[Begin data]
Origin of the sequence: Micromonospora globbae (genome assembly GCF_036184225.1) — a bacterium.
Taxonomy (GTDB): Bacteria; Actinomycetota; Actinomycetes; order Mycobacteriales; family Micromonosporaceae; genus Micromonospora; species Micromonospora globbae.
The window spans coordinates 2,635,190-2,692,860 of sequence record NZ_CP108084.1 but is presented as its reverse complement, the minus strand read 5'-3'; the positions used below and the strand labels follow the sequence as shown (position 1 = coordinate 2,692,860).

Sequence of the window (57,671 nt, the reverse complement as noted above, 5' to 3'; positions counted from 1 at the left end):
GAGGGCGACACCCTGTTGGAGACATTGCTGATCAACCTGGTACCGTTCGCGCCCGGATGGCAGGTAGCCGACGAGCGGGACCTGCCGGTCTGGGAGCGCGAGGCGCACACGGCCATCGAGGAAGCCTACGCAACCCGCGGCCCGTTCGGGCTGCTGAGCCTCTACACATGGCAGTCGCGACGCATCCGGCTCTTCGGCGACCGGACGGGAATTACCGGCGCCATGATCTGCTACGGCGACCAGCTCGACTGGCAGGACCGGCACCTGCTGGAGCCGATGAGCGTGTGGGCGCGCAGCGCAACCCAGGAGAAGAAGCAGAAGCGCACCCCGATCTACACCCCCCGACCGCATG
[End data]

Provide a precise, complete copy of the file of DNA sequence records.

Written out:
Origin of the sequence: Micromonospora globbae (genome assembly GCF_036184225.1) — a bacterium.
Taxonomy (GTDB): Bacteria; Actinomycetota; Actinomycetes; order Mycobacteriales; family Micromonosporaceae; genus Micromonospora; species Micromonospora globbae.
The window spans coordinates 2,635,190-2,692,860 of sequence record NZ_CP108084.1 but is presented as its reverse complement, the minus strand read 5'-3'; the positions used below and the strand labels follow the sequence as shown (position 1 = coordinate 2,692,860).

Sequence of the window (57,671 nt, the reverse complement as noted above, 5' to 3'; positions counted from 1 at the left end):
GAGGGCGACACCCTGTTGGAGACATTGCTGATCAACCTGGTACCGTTCGCGCCCGGATGGCAGGTAGCCGACGAGCGGGACCTGCCGGTCTGGGAGCGCGAGGCGCACACGGCCATCGAGGAAGCCTACGCAACCCGCGGCCCGTTCGGGCTGCTGAGCCTCTACACATGGCAGTCGCGACGCATCCGGCTCTTCGGCGACCGGACGGGAATTACCGGCGCCATGATCTGCTACGGCGACCAGCTCGACTGGCAGGACCGGCACCTGCTGGAGCCGATGAGCGTGTGGGCGCGCAGCGCAACCCAGGAGAAGAAGCAGAAGCGCACCCCGATCTACACCCCCCGACCGCATG